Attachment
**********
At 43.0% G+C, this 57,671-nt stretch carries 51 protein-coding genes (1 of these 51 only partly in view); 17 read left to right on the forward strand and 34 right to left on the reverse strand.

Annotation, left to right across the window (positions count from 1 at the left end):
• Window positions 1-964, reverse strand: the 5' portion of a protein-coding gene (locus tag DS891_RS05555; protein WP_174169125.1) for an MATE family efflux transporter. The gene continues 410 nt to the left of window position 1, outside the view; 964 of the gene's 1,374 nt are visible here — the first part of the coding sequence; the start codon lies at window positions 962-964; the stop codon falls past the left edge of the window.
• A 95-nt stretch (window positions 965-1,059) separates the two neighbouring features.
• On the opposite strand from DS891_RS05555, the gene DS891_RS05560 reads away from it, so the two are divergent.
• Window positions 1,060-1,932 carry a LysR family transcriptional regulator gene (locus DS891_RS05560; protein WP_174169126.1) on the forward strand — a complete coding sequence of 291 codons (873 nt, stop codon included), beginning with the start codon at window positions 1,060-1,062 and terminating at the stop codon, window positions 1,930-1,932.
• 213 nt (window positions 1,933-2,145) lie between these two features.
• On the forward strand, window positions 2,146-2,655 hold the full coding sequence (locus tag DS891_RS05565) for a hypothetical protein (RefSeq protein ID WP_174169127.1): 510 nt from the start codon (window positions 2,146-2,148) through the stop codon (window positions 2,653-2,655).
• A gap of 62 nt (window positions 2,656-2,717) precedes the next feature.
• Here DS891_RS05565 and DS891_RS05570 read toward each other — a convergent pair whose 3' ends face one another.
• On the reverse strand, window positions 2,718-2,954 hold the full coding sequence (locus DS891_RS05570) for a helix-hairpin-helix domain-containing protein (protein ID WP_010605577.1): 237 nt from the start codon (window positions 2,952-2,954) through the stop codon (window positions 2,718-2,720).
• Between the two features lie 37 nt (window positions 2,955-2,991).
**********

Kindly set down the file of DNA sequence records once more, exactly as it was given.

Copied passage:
At 43.0% G+C, this 57,671-nt stretch carries 51 protein-coding genes (1 of these 51 only partly in view); 17 read left to right on the forward strand and 34 right to left on the reverse strand.

Annotation, left to right across the window (positions count from 1 at the left end):
• Window positions 1-964, reverse strand: the 5' portion of a protein-coding gene (locus tag DS891_RS05555; protein WP_174169125.1) for an MATE family efflux transporter. The gene continues 410 nt to the left of window position 1, outside the view; 964 of the gene's 1,374 nt are visible here — the first part of the coding sequence; the start codon lies at window positions 962-964; the stop codon falls past the left edge of the window.
• A 95-nt stretch (window positions 965-1,059) separates the two neighbouring features.
• On the opposite strand from DS891_RS05555, the gene DS891_RS05560 reads away from it, so the two are divergent.
• Window positions 1,060-1,932 carry a LysR family transcriptional regulator gene (locus DS891_RS05560; protein WP_174169126.1) on the forward strand — a complete coding sequence of 291 codons (873 nt, stop codon included), beginning with the start codon at window positions 1,060-1,062 and terminating at the stop codon, window positions 1,930-1,932.
• 213 nt (window positions 1,933-2,145) lie between these two features.
• On the forward strand, window positions 2,146-2,655 hold the full coding sequence (locus tag DS891_RS05565) for a hypothetical protein (RefSeq protein ID WP_174169127.1): 510 nt from the start codon (window positions 2,146-2,148) through the stop codon (window positions 2,653-2,655).
• A gap of 62 nt (window positions 2,656-2,717) precedes the next feature.
• Here DS891_RS05565 and DS891_RS05570 read toward each other — a convergent pair whose 3' ends face one another.
• On the reverse strand, window positions 2,718-2,954 hold the full coding sequence (locus DS891_RS05570) for a helix-hairpin-helix domain-containing protein (protein ID WP_010605577.1): 237 nt from the start codon (window positions 2,952-2,954) through the stop codon (window positions 2,718-2,720).
• Between the two features lie 37 nt (window positions 2,955-2,991).